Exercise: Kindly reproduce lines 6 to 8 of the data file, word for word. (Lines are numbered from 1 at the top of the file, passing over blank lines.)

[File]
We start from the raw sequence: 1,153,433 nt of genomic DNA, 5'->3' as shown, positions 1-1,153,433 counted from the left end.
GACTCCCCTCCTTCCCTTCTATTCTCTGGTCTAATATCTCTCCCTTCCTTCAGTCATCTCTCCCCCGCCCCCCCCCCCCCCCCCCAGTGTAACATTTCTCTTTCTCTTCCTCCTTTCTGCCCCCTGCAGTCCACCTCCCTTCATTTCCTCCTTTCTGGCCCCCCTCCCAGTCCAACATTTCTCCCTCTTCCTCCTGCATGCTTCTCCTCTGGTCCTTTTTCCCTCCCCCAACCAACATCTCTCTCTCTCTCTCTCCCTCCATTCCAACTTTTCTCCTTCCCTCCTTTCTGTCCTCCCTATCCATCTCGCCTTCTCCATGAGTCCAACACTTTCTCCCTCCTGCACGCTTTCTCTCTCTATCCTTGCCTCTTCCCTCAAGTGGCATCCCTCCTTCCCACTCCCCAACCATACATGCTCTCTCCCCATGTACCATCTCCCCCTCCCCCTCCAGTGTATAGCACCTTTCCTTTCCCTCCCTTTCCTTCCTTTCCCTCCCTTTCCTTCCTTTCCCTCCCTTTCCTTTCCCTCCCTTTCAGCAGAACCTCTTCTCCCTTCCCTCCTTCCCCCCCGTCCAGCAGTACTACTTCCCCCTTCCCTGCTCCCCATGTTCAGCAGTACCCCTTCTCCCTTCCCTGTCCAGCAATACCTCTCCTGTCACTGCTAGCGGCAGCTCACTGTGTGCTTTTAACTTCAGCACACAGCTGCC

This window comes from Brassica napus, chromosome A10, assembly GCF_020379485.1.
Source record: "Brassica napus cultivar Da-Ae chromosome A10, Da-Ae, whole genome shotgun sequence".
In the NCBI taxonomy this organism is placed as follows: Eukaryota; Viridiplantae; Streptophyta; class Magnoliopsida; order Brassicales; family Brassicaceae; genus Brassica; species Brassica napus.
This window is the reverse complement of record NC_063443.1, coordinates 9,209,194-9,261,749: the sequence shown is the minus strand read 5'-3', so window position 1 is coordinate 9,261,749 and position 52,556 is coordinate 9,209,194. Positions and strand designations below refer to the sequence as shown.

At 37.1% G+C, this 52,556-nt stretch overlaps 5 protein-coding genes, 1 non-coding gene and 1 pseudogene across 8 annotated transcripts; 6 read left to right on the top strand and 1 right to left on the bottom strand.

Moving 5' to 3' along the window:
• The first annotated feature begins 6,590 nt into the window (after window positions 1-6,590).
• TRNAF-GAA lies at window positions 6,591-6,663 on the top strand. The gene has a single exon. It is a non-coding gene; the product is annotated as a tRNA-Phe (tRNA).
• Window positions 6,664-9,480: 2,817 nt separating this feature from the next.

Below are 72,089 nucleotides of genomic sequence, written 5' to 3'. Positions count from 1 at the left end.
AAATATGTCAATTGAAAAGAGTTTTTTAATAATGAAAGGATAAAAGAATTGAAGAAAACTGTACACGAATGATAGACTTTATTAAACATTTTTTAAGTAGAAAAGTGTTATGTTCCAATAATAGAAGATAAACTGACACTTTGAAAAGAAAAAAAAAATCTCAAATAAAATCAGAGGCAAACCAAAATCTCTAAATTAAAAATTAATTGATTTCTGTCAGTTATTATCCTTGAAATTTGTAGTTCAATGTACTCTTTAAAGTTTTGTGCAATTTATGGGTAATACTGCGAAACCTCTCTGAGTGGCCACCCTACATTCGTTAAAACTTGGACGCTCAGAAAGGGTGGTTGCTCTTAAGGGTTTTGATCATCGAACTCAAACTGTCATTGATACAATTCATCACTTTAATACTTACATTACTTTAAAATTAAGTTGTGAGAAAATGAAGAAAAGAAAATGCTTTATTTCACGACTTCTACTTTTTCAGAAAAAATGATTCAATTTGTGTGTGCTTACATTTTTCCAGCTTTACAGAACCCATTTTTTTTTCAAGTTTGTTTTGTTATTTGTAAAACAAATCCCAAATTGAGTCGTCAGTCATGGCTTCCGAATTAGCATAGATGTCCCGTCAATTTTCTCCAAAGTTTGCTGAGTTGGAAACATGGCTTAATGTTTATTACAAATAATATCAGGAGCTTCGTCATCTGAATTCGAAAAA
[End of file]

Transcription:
This window is the reverse complement of record NC_063443.1, coordinates 9,209,194-9,261,749: the sequence shown is the minus strand read 5'-3', so window position 1 is coordinate 9,261,749 and position 52,556 is coordinate 9,209,194. Positions and strand designations below refer to the sequence as shown.

At 37.1% G+C, this 52,556-nt stretch overlaps 5 protein-coding genes, 1 non-coding gene and 1 pseudogene across 8 annotated transcripts; 6 read left to right on the top strand and 1 right to left on the bottom strand.

Moving 5' to 3' along the window: